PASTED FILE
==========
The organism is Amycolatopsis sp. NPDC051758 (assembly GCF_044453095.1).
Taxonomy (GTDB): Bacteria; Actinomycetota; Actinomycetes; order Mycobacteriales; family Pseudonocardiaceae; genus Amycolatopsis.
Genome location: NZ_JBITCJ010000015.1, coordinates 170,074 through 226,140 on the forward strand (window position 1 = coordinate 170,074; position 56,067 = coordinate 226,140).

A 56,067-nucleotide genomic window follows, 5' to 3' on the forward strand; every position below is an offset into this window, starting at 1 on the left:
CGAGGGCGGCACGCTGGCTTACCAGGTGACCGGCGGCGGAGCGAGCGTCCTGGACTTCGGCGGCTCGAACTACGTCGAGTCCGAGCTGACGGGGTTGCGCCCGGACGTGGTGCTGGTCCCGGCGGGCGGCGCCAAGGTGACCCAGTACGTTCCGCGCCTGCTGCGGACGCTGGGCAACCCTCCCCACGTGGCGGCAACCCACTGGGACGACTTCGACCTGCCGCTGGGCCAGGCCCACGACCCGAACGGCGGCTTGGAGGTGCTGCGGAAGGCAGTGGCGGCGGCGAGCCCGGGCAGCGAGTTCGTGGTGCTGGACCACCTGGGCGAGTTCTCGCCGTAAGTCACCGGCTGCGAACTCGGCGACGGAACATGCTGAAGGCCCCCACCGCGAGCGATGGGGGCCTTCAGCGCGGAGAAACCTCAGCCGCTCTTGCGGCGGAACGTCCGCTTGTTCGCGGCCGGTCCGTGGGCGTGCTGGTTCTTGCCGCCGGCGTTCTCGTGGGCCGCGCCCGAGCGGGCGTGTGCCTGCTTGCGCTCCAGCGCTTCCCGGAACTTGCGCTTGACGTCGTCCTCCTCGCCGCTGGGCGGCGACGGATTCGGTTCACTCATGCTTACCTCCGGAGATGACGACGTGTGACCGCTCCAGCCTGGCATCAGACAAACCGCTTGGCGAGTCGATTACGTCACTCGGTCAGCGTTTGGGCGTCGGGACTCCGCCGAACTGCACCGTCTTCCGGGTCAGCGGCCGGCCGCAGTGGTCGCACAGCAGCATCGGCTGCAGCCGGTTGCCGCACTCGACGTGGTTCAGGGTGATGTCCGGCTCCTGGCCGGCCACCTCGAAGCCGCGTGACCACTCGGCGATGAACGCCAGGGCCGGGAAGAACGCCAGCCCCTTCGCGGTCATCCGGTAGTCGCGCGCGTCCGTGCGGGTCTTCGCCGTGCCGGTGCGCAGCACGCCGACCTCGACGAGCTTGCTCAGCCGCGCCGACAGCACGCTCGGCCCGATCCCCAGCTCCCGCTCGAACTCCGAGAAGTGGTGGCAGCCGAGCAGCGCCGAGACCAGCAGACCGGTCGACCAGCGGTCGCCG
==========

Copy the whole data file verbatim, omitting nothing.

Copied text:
The organism is Amycolatopsis sp. NPDC051758 (assembly GCF_044453095.1).
Taxonomy (GTDB): Bacteria; Actinomycetota; Actinomycetes; order Mycobacteriales; family Pseudonocardiaceae; genus Amycolatopsis.
Genome location: NZ_JBITCJ010000015.1, coordinates 170,074 through 226,140 on the forward strand (window position 1 = coordinate 170,074; position 56,067 = coordinate 226,140).

A 56,067-nucleotide genomic window follows, 5' to 3' on the forward strand; every position below is an offset into this window, starting at 1 on the left:
CGAGGGCGGCACGCTGGCTTACCAGGTGACCGGCGGCGGAGCGAGCGTCCTGGACTTCGGCGGCTCGAACTACGTCGAGTCCGAGCTGACGGGGTTGCGCCCGGACGTGGTGCTGGTCCCGGCGGGCGGCGCCAAGGTGACCCAGTACGTTCCGCGCCTGCTGCGGACGCTGGGCAACCCTCCCCACGTGGCGGCAACCCACTGGGACGACTTCGACCTGCCGCTGGGCCAGGCCCACGACCCGAACGGCGGCTTGGAGGTGCTGCGGAAGGCAGTGGCGGCGGCGAGCCCGGGCAGCGAGTTCGTGGTGCTGGACCACCTGGGCGAGTTCTCGCCGTAAGTCACCGGCTGCGAACTCGGCGACGGAACATGCTGAAGGCCCCCACCGCGAGCGATGGGGGCCTTCAGCGCGGAGAAACCTCAGCCGCTCTTGCGGCGGAACGTCCGCTTGTTCGCGGCCGGTCCGTGGGCGTGCTGGTTCTTGCCGCCGGCGTTCTCGTGGGCCGCGCCCGAGCGGGCGTGTGCCTGCTTGCGCTCCAGCGCTTCCCGGAACTTGCGCTTGACGTCGTCCTCCTCGCCGCTGGGCGGCGACGGATTCGGTTCACTCATGCTTACCTCCGGAGATGACGACGTGTGACCGCTCCAGCCTGGCATCAGACAAACCGCTTGGCGAGTCGATTACGTCACTCGGTCAGCGTTTGGGCGTCGGGACTCCGCCGAACTGCACCGTCTTCCGGGTCAGCGGCCGGCCGCAGTGGTCGCACAGCAGCATCGGCTGCAGCCGGTTGCCGCACTCGACGTGGTTCAGGGTGATGTCCGGCTCCTGGCCGGCCACCTCGAAGCCGCGTGACCACTCGGCGATGAACGCCAGGGCCGGGAAGAACGCCAGCCCCTTCGCGGTCATCCGGTAGTCGCGCGCGTCCGTGCGGGTCTTCGCCGTGCCGGTGCGCAGCACGCCGACCTCGACGAGCTTGCTCAGCCGCGCCGACAGCACGCTCGGCCCGATCCCCAGCTCCCGCTCGAACTCCGAGAAGTGGTGGCAGCCGAGCAGCGCCGAGACCAGCAGACCGGTCGACCAGCGGTCGCCG